What Does Google Wave Mean to ACM and BPM?

  • August 5, 2010
  • Scott
  • 10 Comments

The Death of Google Wave is interesting.  We’ve written about Wave before, several times, but in particular when SAP put out its “Gravity” demonstration.

The official Google Blog blames the closure of Wave on a lack of user adoption:

But despite these wins, and numerous loyal fans, Wave has not seen the user adoption we would have liked. We don’t plan to continue developing Wave as a standalone product, but we will maintain the site at least through the end of the year and extend the technology for use in other Google projects. The central parts of the code, as well as the protocols that have driven many of Wave’s innovations, like drag-and-drop and character-by-character live typing, are already available as open source, so customers and partners can continue the innovation we began. In addition, we will work on tools so that users can easily “liberate” their content from Wave.

So, there’s a bunch of open source code, it looks like, that partners and customers might leverage.  But most of us, I think, would prefer to just use a finished product.  There are many other unofficial takes, here and here are two examples.  I had a few others linked, but no need – you can find such commentary easily!

When Wave was announced last year, I spent some time discussing with others what it meant for BPM.  Some thought it was a game-changer, some thought it was a non-event.  The thing that became clear to me: collaboration tools like this are going to tend toward being free, or extremely inexpensive.

Starting last fall, the discussion in BPM circles had often turned to “ACM” (A variant on Case Management).  Some in BPM circles would call this unstructured process. Some would call it “chaotic” or unpredictable processes/work.  Keith Swenson and colleagues even penned a book about managing such unpredictable work.  Google Wave was, to this crowd, a great example of where “knowledge work” is headed – into collaboration spaces, not into BPM software.  To me, it was just proof that email and lightweight project management tools were not going away.   If Google Wave accomplished anything, it showed:

  1. Separating yourself from email divorces you from a knowledge worker’s daily routine (some might say, process).
  2. If it isn’t trivial to involve the right people in a collaboration, then users give up
  3. Collaboration is going to be free or nearly free.  Even if it has pretty amazing features.
  4. It is really hard to do a “big bang launch” successfully.  It makes me even more impressed that Apple seems to pull this off with such regularity.

So what does it mean for BPM?  Not much.  Wave was never really about structured interaction, it was about ad-hoc interaction.  Although ad-hoc interaction is important to a good BPM strategy, no one (maybe except for SAP) was really leveraging Wave for this.  If they were, they can probably leverage the open source bits to get a jump on the development effort.  For the ACM crowd, its both good news and bad news.

First, the good news:

  1. A free competitor to your products, supported by a major software company, has gone away.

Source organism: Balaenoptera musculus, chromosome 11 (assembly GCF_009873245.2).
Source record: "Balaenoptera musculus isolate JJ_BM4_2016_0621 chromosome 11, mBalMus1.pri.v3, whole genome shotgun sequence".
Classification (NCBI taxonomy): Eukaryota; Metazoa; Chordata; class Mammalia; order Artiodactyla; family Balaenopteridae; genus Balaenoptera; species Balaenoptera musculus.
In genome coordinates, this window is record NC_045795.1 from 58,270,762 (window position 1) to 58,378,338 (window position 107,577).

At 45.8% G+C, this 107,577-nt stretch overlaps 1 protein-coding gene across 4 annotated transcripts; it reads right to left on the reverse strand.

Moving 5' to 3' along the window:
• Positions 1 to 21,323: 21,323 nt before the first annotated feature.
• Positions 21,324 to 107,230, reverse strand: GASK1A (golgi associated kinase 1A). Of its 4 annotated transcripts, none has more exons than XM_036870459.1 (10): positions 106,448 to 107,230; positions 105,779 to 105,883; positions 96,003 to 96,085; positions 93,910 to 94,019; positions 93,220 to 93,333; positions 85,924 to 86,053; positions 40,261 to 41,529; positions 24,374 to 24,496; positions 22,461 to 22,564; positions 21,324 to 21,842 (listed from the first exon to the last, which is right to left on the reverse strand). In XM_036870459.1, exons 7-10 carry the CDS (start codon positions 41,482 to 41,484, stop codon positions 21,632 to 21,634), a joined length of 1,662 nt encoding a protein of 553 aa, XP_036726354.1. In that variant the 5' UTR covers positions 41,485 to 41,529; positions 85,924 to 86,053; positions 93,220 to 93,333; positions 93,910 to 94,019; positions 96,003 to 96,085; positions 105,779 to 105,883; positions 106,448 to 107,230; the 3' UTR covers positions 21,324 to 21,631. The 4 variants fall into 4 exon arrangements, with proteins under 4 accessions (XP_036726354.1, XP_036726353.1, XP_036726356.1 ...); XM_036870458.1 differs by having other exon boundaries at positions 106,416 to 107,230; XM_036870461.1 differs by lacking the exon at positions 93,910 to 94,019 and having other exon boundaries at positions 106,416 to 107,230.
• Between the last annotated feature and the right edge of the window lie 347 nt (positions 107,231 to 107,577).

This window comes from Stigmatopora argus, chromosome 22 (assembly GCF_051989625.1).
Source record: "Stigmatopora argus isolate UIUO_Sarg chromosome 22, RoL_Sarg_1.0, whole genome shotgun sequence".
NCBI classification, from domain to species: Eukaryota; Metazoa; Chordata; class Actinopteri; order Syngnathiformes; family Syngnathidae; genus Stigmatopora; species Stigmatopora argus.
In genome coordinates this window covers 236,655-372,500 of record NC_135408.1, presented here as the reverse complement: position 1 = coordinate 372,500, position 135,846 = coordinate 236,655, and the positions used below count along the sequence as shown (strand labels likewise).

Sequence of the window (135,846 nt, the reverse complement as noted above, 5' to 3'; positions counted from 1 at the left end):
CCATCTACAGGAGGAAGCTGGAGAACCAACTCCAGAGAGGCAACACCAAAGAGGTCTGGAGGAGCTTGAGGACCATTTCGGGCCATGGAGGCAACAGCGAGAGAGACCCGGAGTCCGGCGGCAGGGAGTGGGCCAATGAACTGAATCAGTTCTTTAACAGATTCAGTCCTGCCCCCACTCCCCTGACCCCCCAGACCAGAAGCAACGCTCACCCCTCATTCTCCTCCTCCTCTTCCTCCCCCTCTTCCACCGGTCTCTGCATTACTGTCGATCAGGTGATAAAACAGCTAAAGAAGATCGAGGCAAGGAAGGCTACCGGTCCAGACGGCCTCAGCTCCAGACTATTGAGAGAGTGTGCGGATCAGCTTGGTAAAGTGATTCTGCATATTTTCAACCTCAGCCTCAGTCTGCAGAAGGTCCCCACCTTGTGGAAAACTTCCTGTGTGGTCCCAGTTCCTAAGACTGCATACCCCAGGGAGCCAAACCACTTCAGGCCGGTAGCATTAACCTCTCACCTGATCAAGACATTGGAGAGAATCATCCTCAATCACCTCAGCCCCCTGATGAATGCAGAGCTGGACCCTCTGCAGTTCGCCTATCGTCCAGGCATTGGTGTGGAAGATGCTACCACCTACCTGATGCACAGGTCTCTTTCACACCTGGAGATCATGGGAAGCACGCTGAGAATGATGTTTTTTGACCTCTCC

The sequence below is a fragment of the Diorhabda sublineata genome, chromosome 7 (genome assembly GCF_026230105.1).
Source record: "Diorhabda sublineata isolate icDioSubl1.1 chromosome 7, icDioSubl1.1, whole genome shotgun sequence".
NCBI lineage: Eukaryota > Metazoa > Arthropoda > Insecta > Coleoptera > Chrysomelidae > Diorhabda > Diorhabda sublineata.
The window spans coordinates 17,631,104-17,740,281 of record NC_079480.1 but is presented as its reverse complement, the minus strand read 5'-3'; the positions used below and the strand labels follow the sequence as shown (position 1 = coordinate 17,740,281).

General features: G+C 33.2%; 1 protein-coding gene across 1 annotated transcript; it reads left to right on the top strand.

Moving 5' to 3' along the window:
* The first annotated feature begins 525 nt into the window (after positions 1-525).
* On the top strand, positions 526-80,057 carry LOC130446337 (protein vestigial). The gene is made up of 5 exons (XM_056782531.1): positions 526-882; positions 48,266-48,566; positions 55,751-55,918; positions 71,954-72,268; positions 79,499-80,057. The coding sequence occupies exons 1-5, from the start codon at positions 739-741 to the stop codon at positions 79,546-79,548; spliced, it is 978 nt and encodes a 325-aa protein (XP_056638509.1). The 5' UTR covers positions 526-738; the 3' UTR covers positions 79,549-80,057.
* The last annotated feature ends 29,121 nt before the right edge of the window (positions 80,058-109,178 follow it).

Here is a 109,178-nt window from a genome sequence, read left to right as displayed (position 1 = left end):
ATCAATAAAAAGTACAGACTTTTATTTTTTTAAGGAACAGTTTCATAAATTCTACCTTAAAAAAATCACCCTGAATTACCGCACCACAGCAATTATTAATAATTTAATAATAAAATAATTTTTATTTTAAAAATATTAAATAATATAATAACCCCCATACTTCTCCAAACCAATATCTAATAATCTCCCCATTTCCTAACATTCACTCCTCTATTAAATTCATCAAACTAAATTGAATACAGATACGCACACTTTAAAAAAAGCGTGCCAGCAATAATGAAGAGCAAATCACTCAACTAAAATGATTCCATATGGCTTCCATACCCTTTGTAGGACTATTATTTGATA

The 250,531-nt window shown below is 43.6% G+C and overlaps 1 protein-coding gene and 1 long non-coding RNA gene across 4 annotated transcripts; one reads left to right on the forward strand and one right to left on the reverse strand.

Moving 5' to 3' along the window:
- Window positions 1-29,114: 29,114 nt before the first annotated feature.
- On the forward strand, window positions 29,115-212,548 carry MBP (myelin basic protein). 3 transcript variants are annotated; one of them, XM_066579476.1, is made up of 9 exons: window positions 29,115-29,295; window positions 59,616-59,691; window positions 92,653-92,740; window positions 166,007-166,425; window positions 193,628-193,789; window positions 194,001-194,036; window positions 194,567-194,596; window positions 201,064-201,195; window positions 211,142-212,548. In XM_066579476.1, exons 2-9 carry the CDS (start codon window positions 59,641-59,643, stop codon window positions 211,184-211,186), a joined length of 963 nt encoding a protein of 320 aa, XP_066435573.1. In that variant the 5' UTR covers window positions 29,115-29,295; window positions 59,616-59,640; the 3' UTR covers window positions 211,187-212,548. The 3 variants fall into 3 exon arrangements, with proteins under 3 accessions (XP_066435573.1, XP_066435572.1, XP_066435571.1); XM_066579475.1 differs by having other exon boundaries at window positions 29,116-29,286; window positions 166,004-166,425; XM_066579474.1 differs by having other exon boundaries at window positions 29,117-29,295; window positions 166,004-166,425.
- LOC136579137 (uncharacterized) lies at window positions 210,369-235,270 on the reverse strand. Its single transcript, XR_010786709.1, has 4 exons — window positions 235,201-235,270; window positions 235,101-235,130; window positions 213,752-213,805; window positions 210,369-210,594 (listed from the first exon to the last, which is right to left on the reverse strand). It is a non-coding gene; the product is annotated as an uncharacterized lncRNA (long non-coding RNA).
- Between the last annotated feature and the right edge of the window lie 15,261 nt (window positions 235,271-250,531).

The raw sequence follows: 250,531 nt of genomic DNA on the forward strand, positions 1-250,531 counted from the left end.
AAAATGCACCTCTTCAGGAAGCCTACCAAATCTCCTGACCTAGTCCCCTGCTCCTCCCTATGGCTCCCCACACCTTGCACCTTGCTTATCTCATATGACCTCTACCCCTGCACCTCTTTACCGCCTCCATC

2. Hm. I think that’s it.

The bad news:

  1. If you were counting on convincing users to leave email to use your product for knowledge work, it is time to change gears.
  2. If you were expecting that being good and free was good enough… Maybe it isn’t.  Although Wave was panned in the press, it really was pretty good at what it did, though perhaps it tried to do too much.
  3. If you were expecting to charge a lot of money for general-purpose collaboration software… I think those days are over.
  4. If Wave was your favorite example of how ACM was really relevant to what people are doing… time to find a new example.

Silver lining:

  1. Collaboration software for very specific purposes will live on (aka process modeling, or services like tripIt).
  2. Some of Wave’s features will likely get absorbed by Gmail.
  3. Some of Wave’s features will likely show up in other products.

I think Keith Swenson summed it up best for the ACM folks on Twitter:

“nooooo. It can’t beeeee. 🙁 RT @jpmorgenthal: Google waves goodbye to Wave: http://bit.ly/bg3ixC”

Well, fans of Wave and its approach were bound to be disappointed.  I saw quite a few more comments on twitter with a more positive spin on Wave being shut down.  Google found Wave squeezed inbetween email and all the other things we do in life.  It apparently couldn’t live on its own.  I’m not sure the future of ACM, per se, is anything different.  Yes, the ACM proponents will have their analogies, and they sound compelling.  And we could even agree that a large percentage of work is not addressed by BPM today, or by, more specifically, structured process.  But what ACM proponents fail to mention is that even less work is currently addressed by purpose-built ACM software.  It *could* be, but isn’t.  It is still likely to be addressed by email, project management tools, telephone, hallway conversation, and more email.

Note, I’m not arguing against ACM as a description of work, I’m just looking at the software market and not seeing it as an independent market, yet.  Willing to be proven wrong.  And I think there are a couple vendors that have the right strategy or tactics, but we’ll see if they can execute.

Working on a longer collaborative post on ACM and the marketplace.  Watch this space.

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